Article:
Climate change activists gather in London's Trafalgar Square on Sunday. Photo by Andy Rain/EPA-EFE
Oct. 15 (UPI) -- Environmental activists in London vowed Tuesday to defy a ban on recurring "Extinction Rebellion" climate change demonstrations, after hundreds of police officers raided their camp.
The movement to draw attention to climate change began in London months ago, and has since grown in scale and spread to other nations. Renewed protests earlier this month led to city leaders imposing a ban on events related to the Extinction Rebellion.
More than 1,400 activists have been arrested in the last two weeks, and police said violators of the ban will be arrested. Officers made dozens of arrests in Trafalgar Square Monday.
"Police are clearing peaceful protest in Trafalgar," the movement tweeted in response. "They are back-tracking on promises made.
"This is an emergency, and and outrage. The police must respect the law. This is a democracy."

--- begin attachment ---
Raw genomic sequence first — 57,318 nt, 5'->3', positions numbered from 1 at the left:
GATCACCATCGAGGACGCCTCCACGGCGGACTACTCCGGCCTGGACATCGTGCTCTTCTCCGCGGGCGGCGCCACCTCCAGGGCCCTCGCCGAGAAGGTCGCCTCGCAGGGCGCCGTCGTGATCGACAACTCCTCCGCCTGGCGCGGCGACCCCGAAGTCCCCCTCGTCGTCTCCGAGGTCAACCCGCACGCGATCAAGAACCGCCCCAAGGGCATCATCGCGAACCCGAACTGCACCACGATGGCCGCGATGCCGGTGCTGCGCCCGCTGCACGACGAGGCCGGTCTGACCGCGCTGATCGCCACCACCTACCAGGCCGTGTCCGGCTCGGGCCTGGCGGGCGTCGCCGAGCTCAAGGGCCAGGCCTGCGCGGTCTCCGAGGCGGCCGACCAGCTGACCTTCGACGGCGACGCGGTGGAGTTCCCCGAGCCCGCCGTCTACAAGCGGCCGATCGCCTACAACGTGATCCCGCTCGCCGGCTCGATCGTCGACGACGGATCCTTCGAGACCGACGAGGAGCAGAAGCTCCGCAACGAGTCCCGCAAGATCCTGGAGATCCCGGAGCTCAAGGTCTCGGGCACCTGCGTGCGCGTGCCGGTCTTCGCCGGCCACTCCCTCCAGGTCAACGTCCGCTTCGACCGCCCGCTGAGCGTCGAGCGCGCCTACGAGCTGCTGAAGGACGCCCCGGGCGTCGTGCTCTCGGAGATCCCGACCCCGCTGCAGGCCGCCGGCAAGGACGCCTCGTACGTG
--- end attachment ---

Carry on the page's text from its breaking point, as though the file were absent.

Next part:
The Extinction Rebellion later said it would "let the Trafalgar Square go," but pledged the rebellion would continue.
London Deputy Assistant Commissioner Laurence Taylor said authorities have made progress managing the activists, who he said caused "disruption to people and businesses in London's financial district."
Green Party lawmaker Ellie Chowns was among those arrested in Trafalgar Square.
"We were given notice just a short time ago that this square is no longer allowable for peaceful democratic protest," she said. "The rules have changed. No longer is any space in London allowable for peaceful protest.
"There is no justification for this curtailment of the democratic right to protest for the future of our children."
Activist Ronan McNern said group protests have been peaceful.
"The climate and ecological crisis is here and it cannot be addressed by tougher policing," he said.